and program productivity. In the best
case, parallelism enables new implementations of languages and features;
for example, parallel garbage collectors reduce the pause time of computational threads, thereby enabling the
use of safe languages in applications
with real-time constraints.
Another approach that trades performance for productivity is to hide the
underlying parallel implementation.
Domain-specific languages and libraries can provide an implicitly parallel
programming model that hides parallel programming from most developers, who instead use abstractions
with semantics that do not change
when running in parallel. For example,
Google’s MapReduce library utilizes
a simple, well-known programming
paradigm to initiate and coordinate independent tasks; equally important, it
hides the complexity of running these
tasks across a large number of computers. 3 The language and library implementers may struggle with parallelism,
but other developers benefit from multicore without having to learn a new
Parallel software. Another major
category of applications and systems
already take advantage of parallelism;
the two most notable examples are servers and high-performance computing,
each providing different but important
lessons to systems developers.
Servers have long been the main
commercially successful type of parallel system. Their “embarrassingly parallel” workload consists of mostly independent requests that require little or
no coordination and share little data.
As such, it is relatively easy to build a
parallel Web server application, since
the programming model treats each
request as a sequential computation.
Building a Web site that scales well is
an art; scale comes from replicating
machines, which breaks the sequential
abstraction, exposes parallelism, and
requires coordinating and communicating across machine boundaries.
High-performance computing followed a different path that used parallel hardware because there was no
alternative with comparable performance, not because scientific and
technical computations are especially
well suited to parallel solution. Parallel
hardware is a tool for solving problems.
The popular programming models—
MPI and OpenMP—are performance-focused, error-prone abstractions that
developers find difficult to use. More
recently, game programming emerged
as another realm of high-performance
computing, with the same attributes
of talented, highly motivated programmers spending great effort and time
to squeeze the last bit of performance
from complex hardware. 19
If parallel programming is to be a
mainstream programming model, it
must follow the path of servers, not of
high-performance computing. One alternative paradigm for parallel computing “Software as a Service” delivers software functionality across the Internet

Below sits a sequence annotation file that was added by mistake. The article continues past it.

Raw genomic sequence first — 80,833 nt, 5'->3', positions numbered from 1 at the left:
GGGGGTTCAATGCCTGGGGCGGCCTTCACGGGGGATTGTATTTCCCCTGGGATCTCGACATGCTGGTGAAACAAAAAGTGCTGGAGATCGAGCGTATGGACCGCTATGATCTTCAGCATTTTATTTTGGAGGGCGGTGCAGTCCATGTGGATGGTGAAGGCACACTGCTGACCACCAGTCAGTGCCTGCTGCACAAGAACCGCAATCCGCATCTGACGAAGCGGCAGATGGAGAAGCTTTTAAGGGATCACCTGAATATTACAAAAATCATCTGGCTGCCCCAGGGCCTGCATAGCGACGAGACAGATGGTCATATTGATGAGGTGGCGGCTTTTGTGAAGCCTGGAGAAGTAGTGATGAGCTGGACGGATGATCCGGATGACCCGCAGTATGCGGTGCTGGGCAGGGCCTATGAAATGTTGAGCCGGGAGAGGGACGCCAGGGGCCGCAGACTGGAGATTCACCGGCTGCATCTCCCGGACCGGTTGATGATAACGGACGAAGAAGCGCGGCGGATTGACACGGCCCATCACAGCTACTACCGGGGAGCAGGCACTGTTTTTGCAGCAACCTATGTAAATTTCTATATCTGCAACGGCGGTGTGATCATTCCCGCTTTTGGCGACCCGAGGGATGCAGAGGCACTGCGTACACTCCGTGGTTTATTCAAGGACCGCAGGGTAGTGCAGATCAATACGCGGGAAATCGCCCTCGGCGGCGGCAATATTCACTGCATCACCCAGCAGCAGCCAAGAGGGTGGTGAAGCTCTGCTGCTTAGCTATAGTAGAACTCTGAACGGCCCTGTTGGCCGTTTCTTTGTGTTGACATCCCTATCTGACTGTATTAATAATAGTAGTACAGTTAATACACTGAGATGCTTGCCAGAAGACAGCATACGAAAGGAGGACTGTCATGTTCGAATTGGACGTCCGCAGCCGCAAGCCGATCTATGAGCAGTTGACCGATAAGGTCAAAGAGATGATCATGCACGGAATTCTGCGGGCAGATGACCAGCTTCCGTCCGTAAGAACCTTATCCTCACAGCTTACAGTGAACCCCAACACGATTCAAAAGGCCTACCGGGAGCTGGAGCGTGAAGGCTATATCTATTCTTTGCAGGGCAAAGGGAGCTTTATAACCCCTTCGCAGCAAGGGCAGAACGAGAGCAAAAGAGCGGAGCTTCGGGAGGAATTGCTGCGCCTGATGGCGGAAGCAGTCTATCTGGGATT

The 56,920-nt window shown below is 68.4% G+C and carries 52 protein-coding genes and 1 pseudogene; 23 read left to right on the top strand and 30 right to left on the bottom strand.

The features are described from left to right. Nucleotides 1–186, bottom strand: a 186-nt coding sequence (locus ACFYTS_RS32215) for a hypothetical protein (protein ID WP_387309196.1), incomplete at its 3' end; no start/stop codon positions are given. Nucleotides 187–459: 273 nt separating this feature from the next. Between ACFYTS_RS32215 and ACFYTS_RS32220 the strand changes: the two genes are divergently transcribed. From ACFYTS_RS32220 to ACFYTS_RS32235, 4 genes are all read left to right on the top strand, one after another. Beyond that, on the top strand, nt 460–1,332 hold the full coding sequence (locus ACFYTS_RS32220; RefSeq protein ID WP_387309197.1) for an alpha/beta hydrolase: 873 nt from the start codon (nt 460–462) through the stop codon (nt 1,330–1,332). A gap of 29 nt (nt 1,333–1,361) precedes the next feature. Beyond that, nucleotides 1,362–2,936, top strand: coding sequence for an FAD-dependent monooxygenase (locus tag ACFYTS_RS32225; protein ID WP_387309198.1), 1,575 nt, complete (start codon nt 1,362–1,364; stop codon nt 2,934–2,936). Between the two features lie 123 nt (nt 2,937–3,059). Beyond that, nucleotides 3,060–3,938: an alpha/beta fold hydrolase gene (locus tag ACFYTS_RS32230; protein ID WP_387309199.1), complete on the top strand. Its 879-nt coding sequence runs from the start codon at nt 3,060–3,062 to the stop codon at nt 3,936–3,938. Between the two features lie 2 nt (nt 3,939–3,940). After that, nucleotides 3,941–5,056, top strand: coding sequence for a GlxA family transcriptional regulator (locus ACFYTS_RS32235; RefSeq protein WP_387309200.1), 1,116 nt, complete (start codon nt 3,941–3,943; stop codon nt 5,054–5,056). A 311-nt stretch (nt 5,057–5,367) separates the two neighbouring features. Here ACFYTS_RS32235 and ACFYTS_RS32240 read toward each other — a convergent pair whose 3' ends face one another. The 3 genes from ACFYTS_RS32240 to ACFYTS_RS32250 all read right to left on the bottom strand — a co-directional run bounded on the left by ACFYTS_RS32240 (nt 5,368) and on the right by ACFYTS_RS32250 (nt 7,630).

and revisits timesharing by executing
some or all of an application on a shared
server in the “cloud.” 2 This approach to
computing, like servers in general, is
embarrassingly parallel and benefits directly from Moore’s Dividend. Each application instance runs independently
on a processor in a server. Moore’s Dividend accrues directly to the service provider, even if the application is sequential. Each new generation of multicore
processors halves the number of computers needed to serve a fixed workload
or provide the headroom needed to add
features or handle greater workloads.
Despite the challenges of creating a
new software paradigm and industry,
this model of computation is likely to
be popular, particularly for applications
that do not benefit from multicore.
Moore’s Dividend was spent in many
ways and places, ranging from programming languages, models, architectures, and development practices,
up through software functionality.
Parallelism is not a surrogate for faster
processors and cannot directly step
into their roles. Multicore processors
will change software as profoundly as
previous hardware revolutions (such
as the shift from vacuum tubes to transistors or transistors to integrated circuits) radically altered the size and cost
of computers, the software written for
them, and the industry that produced
and sold the hardware and software.
Parallelism will drive software in new
directions (such as computationally intensive, game-like interfaces or services
provided by the cloud) rather than con-
tinuing the evolutionary improvements
made familiar by Moore’s Dividend.
Many thanks to Al Aho (Columbia University), Doug Burger (Microsoft), David Callahan (Microsoft), Dennis Gan-non (Microsoft), Mark Hill (University
of Wisconsin), and Scott Wadsworth
(Microsoft) for helpful comments and
to Oliver Foehr (Microsoft) and Nachi
Nagappan (Microsoft) for assistance
with Microsoft data.
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James Larus ( email@example.com) is director of
software architecture in the Cloud Computing Futures
project in Microsoft research, redmond, Wa.
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